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Farm Biosecurity News
With challenging and dry conditions prevailing this year, Grains Biosecurity Officer Jim Moran recommends staying one step ahead of pests by using farm biosecurity practices before and during sowing.
“Simple things can save you money in the long run by reducing the introduction and spread of pests, diseases and weeds on your property,” explained Jim.
He recommends eliminating the ‘green bridge’ before planting by controlling weeds and volunteer plants from previous crops in your paddocks to break pest breeding cycles and reduce weed seed banks.
“It’s the easiest and most effective practice to protect this year’s crop as it will help to control insects, fungal diseases and weeds that are hard to kill or herbicide resistant,” said Jim.
“Removing the green bridge can also reduce the ability of rust spores to infect emerging seedlings.”
“Don’t forget to control areas along the verges of fences and roadsides. They’re often overlooked but are an ideal spot for diseases and pests to multiply and infect your crop.”
Jim says it’s also important to clean your farm machinery so you don’t spread weeds, pests and diseases around your property.
“The nooks and crannies in your farm machinery are good hiding place for weeds, pests and diseases as they can easily trap seed, plant material or soil,” he said.
“As this is the easiest way to move pathogens, pests or weed seeds around your property it is best to ensure that your machinery is thoroughly cleaned before planting starts.”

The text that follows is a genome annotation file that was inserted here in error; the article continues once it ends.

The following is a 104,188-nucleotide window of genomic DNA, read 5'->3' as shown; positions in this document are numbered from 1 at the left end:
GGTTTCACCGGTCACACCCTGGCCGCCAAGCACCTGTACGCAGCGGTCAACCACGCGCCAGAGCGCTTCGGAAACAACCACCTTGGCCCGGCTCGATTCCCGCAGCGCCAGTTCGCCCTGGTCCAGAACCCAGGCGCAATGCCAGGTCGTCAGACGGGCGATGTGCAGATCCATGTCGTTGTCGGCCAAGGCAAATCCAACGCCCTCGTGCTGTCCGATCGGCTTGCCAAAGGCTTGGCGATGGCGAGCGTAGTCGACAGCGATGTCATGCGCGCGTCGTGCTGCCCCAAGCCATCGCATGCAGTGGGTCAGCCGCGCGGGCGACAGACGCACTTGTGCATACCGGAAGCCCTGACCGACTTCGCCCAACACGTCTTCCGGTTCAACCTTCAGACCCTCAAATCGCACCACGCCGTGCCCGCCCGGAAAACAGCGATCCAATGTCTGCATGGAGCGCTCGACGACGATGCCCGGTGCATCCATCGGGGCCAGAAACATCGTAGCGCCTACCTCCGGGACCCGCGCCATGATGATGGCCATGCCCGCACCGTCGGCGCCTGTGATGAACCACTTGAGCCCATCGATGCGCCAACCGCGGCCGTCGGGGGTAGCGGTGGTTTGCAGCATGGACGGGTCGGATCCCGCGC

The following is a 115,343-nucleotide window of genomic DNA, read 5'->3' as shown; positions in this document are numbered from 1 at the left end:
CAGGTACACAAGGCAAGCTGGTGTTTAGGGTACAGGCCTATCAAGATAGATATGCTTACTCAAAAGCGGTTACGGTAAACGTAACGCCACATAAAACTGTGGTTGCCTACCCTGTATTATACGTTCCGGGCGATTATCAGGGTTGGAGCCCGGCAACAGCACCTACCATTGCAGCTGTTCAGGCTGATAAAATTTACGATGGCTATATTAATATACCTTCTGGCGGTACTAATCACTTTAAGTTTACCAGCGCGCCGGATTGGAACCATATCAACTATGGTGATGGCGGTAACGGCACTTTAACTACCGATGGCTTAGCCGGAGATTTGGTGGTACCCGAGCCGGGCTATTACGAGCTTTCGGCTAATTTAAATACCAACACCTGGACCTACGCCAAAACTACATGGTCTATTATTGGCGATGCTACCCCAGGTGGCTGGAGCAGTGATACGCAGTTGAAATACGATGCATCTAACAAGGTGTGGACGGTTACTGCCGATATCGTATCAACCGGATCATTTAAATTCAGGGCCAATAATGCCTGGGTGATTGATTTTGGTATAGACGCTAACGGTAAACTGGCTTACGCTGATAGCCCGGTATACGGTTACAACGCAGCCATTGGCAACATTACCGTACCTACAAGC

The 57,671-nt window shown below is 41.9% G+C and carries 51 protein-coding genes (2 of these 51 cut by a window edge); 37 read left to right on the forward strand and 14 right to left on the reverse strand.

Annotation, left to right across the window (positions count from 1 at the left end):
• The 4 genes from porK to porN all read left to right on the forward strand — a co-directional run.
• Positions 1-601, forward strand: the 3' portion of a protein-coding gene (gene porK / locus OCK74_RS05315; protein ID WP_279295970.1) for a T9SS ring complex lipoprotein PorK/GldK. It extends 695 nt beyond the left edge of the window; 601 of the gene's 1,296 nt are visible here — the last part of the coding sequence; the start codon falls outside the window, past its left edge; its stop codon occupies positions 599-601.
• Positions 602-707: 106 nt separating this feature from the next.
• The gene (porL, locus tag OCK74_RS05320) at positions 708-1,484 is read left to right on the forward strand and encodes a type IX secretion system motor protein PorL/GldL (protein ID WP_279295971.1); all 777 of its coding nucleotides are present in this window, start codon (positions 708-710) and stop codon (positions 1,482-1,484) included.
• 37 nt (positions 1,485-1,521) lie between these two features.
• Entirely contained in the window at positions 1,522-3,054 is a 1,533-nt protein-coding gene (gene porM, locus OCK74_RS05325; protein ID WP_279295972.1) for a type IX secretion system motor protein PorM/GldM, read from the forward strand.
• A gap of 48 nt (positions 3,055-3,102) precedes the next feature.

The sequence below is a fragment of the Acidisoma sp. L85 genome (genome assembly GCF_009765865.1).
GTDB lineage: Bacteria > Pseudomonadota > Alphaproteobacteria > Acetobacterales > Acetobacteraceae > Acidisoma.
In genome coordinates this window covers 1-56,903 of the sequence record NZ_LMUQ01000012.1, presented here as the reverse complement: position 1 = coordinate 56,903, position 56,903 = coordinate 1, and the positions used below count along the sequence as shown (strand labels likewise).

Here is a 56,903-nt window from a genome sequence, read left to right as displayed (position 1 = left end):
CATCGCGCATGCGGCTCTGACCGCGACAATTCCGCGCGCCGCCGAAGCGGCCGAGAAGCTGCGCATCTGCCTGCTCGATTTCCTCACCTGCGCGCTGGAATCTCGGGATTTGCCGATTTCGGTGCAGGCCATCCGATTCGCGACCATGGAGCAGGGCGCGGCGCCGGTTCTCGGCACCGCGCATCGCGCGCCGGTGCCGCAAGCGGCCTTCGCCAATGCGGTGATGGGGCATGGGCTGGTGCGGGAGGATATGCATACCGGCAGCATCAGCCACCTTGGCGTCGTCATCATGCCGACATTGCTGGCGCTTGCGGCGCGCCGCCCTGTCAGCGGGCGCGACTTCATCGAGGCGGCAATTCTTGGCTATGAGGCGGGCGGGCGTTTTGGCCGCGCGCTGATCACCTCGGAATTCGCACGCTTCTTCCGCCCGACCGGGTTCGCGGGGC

He also suggests getting any contractors or agronomists you use for pre-sowing spraying, spreading of fertiliser or planting to make sure their machinery is very clean before working.
“It may be necessary to provide a dedicated wash down area with equipment. Watch this area for anything unusual emerging in the following weeks,” said Jim.
“Also tell contractors about any weed or pest issues on your farm and where they are to reduce the risk of spreading the problem to other areas of your farm or to someone else’s.”
While planting, Jim recommends having an air compressor or a high-pressure washer so you, or the contractor, can clean machinery, including clearing seed from planters, between paddocks and properties.
“It is essential to maintain farm hygiene practices on your property during sowing,” said Jim.
“Giving things a quick clean before leaving one paddock and moving to the next can significantly reduce your risk of spreading soil-borne pathogens and weed seed throughout your farm.”
“It’s also a good idea to leave the weedier paddocks until last in your planting cycle to reduce the risk of spreading the weeds into uninfected areas.”
Contact Jim on 03 5430 4479 or 0418 377 930 for a free copy of the Biosecurity Manual for Grain Producers.
Jim Moran is a biosecurity officer for the Grains Farm Biosecurity Program which is an initiative of Plant Health Australia and Grain Producers Australia.